Talk to the Chair: Ford Patents Voice-activated Seats

Steph Willems
by Steph Willems
talk to the chair ford patents voice activated seats

Apparently, the increasingly complex array of buttons on the side of a modern driver’s seat has become too much for humans to process. There’s just too many ways to adjust our seating position (though not in this writer’s car).

What if, instead of pressing buttons and switches, we could bark orders or use a touchpad? That’s the future Ford envisions.

In a U.S. patent dated June 26th (kudos to the intrepid Bozi Tatarevic), Ford Global Technologies offers a solution, though it’s up to the reader to determine if it’s even an improvement over what we have now. Many of us aren’t flummoxed by a power driver’s seat, even if it’s a 30-way wonderchair.

Ford’s patent utilizes a voice input device and touchscreen input device working in unison with an adjustment actuator to control seat movements.

Because “seats are being developed and offered with increasing numbers of moveable portions with increasingly complex or nuanced movements,” it can be difficult to bundle the buttons and switches into a physical control array “in an intuitive manner,” the patent reads.

Ford’s solution allows a user to initiate a seat movement with either a voice command or touchscreen input, and to stop the movement in one of the same ways. Choosing the nature of the seat movement (its adjustment mode) can also be a verbal exchange.

Ford claims the patent offers a hands-free way to adjust seating position, and would incorporate features to limit seat movement “based on occupant safety.”

Needlessly complex, or just the ticket for a cushy ride? You decide.

[Image: Steph Willems/TTAC, U.S. Patent and Trademark Office]

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  • Gearhead77 Gearhead77 on Jun 26, 2018

    I'm thinking of the fitness test I remember during childhood. You had to step up and down to a voice with a cadence. "Up up, down down, up up, down down..."

  • Inside Looking Out Inside Looking Out on Jun 26, 2018

    I cannot convince my Ford to make phone calls or anything else by just trying to talk to it. It is probably my heavy Californian accent or with aging its hearing is getting worse.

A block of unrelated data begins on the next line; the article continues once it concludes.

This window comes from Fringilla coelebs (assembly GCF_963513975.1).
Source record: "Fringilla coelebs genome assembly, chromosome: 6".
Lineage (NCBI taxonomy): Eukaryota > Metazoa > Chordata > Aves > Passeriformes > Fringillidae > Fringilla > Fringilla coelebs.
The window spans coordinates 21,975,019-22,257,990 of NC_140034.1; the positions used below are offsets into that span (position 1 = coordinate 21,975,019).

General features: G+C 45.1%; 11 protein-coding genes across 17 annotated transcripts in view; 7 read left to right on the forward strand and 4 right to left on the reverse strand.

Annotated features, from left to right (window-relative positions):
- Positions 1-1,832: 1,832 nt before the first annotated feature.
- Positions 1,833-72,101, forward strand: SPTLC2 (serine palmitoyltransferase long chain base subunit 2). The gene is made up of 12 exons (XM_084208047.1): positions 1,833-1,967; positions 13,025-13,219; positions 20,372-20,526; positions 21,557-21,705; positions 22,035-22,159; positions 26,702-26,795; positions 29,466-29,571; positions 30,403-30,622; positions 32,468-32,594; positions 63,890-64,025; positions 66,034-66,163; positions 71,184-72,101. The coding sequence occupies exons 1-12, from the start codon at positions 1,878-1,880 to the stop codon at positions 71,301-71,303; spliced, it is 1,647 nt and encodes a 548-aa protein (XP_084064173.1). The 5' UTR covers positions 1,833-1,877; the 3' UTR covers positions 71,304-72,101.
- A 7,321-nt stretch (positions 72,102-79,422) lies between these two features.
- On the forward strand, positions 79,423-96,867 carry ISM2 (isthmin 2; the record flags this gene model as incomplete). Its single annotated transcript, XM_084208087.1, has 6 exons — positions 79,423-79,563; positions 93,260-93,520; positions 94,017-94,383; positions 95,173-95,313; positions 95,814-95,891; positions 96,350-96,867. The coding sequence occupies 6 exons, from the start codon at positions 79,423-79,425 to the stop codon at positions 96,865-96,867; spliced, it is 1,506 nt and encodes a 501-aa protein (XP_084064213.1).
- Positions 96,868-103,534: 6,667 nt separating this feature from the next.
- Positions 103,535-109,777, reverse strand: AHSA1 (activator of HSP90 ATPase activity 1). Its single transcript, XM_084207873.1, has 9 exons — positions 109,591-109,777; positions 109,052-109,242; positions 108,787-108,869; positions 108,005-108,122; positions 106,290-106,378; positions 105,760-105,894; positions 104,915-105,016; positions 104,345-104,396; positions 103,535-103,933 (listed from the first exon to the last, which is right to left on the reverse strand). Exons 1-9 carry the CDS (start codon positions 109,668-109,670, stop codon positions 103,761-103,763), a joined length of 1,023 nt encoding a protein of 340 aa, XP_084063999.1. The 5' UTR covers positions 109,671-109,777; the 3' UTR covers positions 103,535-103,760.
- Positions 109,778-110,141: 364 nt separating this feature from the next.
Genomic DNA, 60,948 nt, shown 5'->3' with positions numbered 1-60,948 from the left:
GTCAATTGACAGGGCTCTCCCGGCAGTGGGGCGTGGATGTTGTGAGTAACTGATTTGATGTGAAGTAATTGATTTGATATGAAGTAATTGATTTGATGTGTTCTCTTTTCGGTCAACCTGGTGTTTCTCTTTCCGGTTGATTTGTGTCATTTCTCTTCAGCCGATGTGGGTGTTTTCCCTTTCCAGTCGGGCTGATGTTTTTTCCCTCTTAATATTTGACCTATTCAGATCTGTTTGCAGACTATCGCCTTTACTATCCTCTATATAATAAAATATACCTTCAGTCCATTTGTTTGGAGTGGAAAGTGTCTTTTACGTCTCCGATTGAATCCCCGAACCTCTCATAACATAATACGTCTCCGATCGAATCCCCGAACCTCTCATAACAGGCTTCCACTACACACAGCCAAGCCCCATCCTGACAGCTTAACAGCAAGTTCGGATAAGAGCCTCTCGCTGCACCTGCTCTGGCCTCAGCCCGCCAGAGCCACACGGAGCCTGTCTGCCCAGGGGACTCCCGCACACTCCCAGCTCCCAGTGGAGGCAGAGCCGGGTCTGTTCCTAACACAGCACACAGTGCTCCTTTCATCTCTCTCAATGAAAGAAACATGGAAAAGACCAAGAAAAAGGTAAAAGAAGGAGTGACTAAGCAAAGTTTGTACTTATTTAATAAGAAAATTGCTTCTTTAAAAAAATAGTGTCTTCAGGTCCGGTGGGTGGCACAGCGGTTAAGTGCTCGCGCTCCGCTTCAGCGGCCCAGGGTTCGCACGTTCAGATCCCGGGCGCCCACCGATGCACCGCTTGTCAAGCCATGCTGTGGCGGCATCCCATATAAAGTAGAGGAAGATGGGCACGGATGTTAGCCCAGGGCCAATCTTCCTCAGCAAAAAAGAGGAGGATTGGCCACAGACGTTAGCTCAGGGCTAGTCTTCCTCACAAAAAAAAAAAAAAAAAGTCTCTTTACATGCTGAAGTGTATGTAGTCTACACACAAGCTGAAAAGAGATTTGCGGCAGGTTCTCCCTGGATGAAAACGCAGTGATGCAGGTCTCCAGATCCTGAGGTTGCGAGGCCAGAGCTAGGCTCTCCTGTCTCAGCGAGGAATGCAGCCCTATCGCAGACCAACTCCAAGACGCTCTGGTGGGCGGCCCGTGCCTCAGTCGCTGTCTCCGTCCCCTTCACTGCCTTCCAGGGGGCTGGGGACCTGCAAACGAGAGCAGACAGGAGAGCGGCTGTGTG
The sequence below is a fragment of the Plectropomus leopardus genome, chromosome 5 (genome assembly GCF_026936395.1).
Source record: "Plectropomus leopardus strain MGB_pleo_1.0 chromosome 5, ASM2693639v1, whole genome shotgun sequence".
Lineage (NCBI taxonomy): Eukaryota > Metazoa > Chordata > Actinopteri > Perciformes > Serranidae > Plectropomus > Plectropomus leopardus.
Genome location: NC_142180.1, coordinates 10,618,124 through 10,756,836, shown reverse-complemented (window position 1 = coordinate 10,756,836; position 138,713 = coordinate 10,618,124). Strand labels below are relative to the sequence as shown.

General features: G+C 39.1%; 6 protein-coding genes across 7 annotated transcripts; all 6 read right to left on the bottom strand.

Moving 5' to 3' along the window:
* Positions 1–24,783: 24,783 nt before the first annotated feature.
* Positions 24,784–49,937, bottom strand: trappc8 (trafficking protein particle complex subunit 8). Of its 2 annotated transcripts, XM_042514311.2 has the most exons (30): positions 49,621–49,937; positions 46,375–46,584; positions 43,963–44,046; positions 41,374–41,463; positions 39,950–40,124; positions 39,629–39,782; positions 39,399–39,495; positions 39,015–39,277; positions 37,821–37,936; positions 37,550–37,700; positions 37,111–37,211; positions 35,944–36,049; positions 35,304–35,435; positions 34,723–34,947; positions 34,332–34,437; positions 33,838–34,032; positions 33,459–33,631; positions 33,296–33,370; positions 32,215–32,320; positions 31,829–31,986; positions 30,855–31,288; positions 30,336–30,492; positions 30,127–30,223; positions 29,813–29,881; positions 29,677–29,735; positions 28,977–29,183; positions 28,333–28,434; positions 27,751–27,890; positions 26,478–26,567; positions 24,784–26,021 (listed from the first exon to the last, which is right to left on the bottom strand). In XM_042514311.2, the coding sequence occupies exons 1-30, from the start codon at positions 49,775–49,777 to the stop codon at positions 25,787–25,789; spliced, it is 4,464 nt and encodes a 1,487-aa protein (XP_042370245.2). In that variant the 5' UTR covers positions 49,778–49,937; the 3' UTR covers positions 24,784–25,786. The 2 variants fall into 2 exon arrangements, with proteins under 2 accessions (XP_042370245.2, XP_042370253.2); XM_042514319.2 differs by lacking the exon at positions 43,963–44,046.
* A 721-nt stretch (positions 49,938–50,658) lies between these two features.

• Stanley Steamer There have been other concepts with BYOT, that I have always thought was a great idea. Replacing bespoke parts is expensive. If I can plug in a standard 17" monitor to serve as my instrument panel, as well as speakers, radio, generic motors, batteries, I'm for it. Cheaper repair, replacement, or upgrade costs. Heck I'd even like to put in my own comfy seats. My house didn't come with a built in LaZboy. The irony is that omitting these bespoke items at the point of sale allows me to create a more bespoke car as a whole. It's hard to imagine what an empty rolling monocoque chassis would look like capable of having powertrains and accessories easily bolted on in my garage, but something like the Bollinger suv comes to mind.
  • Iam65689044 Sometimes I'm glad the French don't sell in America. This is one of those times.
  • SCE to AUX I was going to scoff, but the idea has some merit.The hard part would be keeping the weight and cost down. Even on the EPA cycle, this thing could probably get over 210 miles with that battery.But the cost - it's too tempting to bulk up the product for profits. What might start as a $22k car quickly becomes $30k.Resource-deprived people can't buy it then, anyway, and where will Kyle get the electricity to charge it in 2029 Los Angeles?
  • SPPPP How does one under-report emissions by 115 percent? If you under-report by 100 percent, that means you said your company's products and operations cause no emissions at all, right? Were these companies claiming that their operations and products clean the air, leaving it better than when they got there?On the other hand, if someone was trying to say that the true emissions number is 115 percent higher than was reported, then the actual under-reporting value would be 53.5 percent. True emissions would be set at a nominal value of 100. The reported emissions would be 46.5. Take 115 percent of 46.5 and you get 53.5. Add 46.5 and 53.5 together and you get back to 100.A skim of the linked article indicates that the second reading is correct - meaning the EU is *actually claiming* that the worst offender (Hyundai and Kia) under-reported by 53.5 percent, and VW under-reported by 36.7 percent ((1 - (100/158))*100).I find it also funny that the EU group is basically complaining that the estimated lifetimes of Toyota vehicles are too short at 100,000km. Sure, the vehicles may be handed down from original purchasers and serve for a longer time than that. But won't that hand-me-down resale also displace an even older vehicle, which probably gets worse emissions? The concept doesn't sound that unreasonable.
  • Brendan Pataky Yeesh that's depressing. But remember, this will stop the hurricanes, or something
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